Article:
Tyra Banks: 'I Know the Pain of Someone Who's Too Thin – And Too Big'

The America's Next Top Model host taps into her own insecurities as a young girl to help other young women with their self-esteem

Photo: Cindy Ord/Getty

Tyra Banks is not one to keep her self-doubt a secret.

When the supermodel and her mother, Carolyn London, launched a program in 1999 to mentor young girls – the TZONE Foundation – Banks realized the importance of sharing the insecurities she experienced while growing up.

“The summer I turned 11 years old, I lost 30 lbs. and I had a growth spurt,” Banks, 40, tells PEOPLE in this week’s issue. “And it wasn’t even supermodel thin. It was more than that. Some people thought I had an eating disorder.” She didn’t.

“There was nothing I could do to gain weight,” she says, “It was in the 1980s during the Ethiopian famine, and I got a lot of comments.”

Banks had to visit the doctor repeatedly. “I was poked with a lot of needles to see what was wrong with me. I was even misdiagnosed with gigantism,” she says.

Gradually, as she grew up, she started to gain weight and fill out.

“Who would have thought that the girl who was forced to go to the hospital because she’s so skinny would one day be called too fat?” says Banks. “I know the pain of somebody who’s too thin and the pain of somebody that people say is too big.”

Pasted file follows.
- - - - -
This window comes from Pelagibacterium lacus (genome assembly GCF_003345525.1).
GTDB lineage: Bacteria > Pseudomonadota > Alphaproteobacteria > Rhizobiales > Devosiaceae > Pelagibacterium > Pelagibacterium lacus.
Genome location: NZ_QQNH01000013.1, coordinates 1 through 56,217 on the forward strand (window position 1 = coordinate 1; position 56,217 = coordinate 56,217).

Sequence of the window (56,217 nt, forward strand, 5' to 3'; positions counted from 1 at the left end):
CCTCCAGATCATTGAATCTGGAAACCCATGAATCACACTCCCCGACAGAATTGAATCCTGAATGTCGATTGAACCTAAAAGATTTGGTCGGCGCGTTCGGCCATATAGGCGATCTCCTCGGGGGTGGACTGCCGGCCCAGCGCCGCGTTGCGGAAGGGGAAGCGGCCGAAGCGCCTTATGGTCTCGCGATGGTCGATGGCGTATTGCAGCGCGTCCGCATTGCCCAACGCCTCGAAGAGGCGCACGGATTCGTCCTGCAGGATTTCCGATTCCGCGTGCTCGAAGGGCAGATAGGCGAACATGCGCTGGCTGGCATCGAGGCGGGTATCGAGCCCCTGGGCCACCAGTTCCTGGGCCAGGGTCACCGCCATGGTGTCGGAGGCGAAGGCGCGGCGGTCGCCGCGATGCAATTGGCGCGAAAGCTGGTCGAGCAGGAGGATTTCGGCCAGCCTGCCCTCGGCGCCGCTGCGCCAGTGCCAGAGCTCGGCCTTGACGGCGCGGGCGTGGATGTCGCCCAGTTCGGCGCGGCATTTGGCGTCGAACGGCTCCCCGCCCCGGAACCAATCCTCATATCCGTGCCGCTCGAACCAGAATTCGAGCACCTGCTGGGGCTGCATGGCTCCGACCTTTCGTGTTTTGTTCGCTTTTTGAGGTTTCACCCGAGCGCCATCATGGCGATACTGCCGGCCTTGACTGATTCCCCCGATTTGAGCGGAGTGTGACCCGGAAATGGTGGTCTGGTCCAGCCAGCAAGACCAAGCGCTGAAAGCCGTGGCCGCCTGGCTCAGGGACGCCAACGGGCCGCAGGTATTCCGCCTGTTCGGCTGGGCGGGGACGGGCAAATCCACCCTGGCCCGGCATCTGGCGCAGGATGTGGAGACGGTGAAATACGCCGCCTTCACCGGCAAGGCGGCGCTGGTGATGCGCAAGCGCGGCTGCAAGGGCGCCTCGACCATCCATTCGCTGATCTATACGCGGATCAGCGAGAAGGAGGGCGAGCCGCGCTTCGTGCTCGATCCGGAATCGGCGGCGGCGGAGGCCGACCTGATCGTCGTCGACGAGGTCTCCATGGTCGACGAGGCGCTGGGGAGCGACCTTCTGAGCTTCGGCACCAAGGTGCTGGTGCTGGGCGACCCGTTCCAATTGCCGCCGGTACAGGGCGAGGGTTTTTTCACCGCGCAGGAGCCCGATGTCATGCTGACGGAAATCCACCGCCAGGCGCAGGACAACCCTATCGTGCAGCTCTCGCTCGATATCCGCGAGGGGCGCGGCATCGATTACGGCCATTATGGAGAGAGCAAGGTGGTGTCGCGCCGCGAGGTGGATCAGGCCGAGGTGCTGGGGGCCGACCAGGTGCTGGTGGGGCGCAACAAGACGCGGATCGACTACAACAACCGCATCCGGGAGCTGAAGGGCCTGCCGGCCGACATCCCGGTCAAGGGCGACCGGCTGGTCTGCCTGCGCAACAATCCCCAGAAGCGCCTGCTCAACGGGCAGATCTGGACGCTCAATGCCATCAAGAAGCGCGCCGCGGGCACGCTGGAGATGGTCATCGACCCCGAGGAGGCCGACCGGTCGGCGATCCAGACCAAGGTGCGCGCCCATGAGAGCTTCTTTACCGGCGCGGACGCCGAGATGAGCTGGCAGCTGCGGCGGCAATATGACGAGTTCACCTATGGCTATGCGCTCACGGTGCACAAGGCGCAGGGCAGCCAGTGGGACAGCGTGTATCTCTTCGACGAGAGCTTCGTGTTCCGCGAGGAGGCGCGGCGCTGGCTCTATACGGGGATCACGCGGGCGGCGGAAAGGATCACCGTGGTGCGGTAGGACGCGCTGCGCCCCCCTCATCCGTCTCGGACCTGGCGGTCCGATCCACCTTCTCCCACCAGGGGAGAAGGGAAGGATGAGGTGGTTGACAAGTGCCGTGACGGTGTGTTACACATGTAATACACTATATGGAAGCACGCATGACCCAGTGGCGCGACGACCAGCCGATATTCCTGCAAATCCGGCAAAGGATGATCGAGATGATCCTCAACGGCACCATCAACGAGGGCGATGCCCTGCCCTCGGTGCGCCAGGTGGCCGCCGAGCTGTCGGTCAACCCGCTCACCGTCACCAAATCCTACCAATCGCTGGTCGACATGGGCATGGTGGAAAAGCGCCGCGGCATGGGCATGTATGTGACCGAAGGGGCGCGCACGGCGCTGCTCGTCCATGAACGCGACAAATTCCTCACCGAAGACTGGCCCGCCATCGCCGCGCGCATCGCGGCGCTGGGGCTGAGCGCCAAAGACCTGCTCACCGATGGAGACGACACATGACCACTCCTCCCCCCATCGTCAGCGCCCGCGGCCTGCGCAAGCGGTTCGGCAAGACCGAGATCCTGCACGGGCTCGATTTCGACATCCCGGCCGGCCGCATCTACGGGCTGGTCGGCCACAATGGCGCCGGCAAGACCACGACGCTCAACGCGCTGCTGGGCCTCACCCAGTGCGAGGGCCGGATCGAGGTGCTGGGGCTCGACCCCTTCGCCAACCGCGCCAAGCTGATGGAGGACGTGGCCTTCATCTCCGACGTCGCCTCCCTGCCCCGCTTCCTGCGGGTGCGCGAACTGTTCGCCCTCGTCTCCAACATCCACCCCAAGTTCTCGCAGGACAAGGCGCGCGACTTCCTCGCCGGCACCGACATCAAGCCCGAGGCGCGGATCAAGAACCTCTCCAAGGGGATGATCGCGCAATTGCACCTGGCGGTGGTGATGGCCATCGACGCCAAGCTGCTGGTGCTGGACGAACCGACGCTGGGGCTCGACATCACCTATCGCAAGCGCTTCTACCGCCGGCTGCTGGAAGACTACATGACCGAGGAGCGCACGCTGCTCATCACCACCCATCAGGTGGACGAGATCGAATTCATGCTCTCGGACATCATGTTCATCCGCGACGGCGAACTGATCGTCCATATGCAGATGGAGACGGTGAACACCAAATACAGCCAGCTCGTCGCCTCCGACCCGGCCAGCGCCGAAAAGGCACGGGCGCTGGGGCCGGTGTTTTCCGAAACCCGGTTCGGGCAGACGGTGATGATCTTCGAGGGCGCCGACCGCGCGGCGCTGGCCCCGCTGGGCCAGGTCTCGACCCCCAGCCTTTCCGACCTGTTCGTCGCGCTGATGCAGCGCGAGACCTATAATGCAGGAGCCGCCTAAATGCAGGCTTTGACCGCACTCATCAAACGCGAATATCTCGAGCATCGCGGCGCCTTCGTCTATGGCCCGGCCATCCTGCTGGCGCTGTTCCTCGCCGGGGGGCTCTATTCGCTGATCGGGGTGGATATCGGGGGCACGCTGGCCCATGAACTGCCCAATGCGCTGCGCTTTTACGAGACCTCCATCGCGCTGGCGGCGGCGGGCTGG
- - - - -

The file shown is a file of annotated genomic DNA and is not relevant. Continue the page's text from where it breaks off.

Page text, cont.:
“That 11-year-old girl always lives inside of me,” says Banks, who works with young women on everything from self-esteem to the importance of elocution and entrepreneurship.

“I show them un-retouched photos of myself,” says Banks. “They’re like, ‘Whoa.’ But I tell them the truth. I want every girl to find their own beauty.”

The America’s Next Top Model executive producer remembers the moment when she knew she wanted to do more to help young girls, which was during her book tour for Tyra’s Beauty Inside and Out.

“There was a girl with a black eye,” she recalls. “And she said, ‘How do I cover my black eye? My boyfriend hit me and I need to know how to cover it.’ I will never forget it. I knew I had to go further and do more,” says Banks.

It’s a feeling she tapped into to partner with the Lower Eastside Girls Center for Community in New York and launch an ongoing TZONE Foundation program.

“I never want to be someone to just check a box and not show up,” says Banks, who is hosting the second annual TZONE Foundation Flawsome Ball on May 6 at Cipriani Wall Street in New York City. “I want to be a part of this.”

“Flaws are awesome – so, ‘flawsome!’ I love making up a word.”

For more of our interview with Tyra Banks, pick up this week’s issue of PEOPLE, on newsstands Friday

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